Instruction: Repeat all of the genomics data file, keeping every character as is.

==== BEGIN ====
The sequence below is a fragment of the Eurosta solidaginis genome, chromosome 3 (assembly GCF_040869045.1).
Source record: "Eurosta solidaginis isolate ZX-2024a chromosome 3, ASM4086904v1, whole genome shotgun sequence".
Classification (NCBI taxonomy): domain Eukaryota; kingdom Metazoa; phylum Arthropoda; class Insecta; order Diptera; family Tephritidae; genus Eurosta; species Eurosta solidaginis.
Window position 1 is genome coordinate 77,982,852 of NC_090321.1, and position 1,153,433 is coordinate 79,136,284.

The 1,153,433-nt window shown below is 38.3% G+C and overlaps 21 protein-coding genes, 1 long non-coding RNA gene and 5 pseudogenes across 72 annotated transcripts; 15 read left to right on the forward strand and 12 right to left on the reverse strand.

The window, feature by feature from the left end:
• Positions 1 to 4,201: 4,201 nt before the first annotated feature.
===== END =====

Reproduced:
The sequence below is a fragment of the Eurosta solidaginis genome, chromosome 3 (assembly GCF_040869045.1).
Source record: "Eurosta solidaginis isolate ZX-2024a chromosome 3, ASM4086904v1, whole genome shotgun sequence".
Classification (NCBI taxonomy): domain Eukaryota; kingdom Metazoa; phylum Arthropoda; class Insecta; order Diptera; family Tephritidae; genus Eurosta; species Eurosta solidaginis.
Window position 1 is genome coordinate 77,982,852 of NC_090321.1, and position 1,153,433 is coordinate 79,136,284.

The 1,153,433-nt window shown below is 38.3% G+C and overlaps 21 protein-coding genes, 1 long non-coding RNA gene and 5 pseudogenes across 72 annotated transcripts; 15 read left to right on the forward strand and 12 right to left on the reverse strand.

The window, feature by feature from the left end:
• Positions 1 to 4,201: 4,201 nt before the first annotated feature.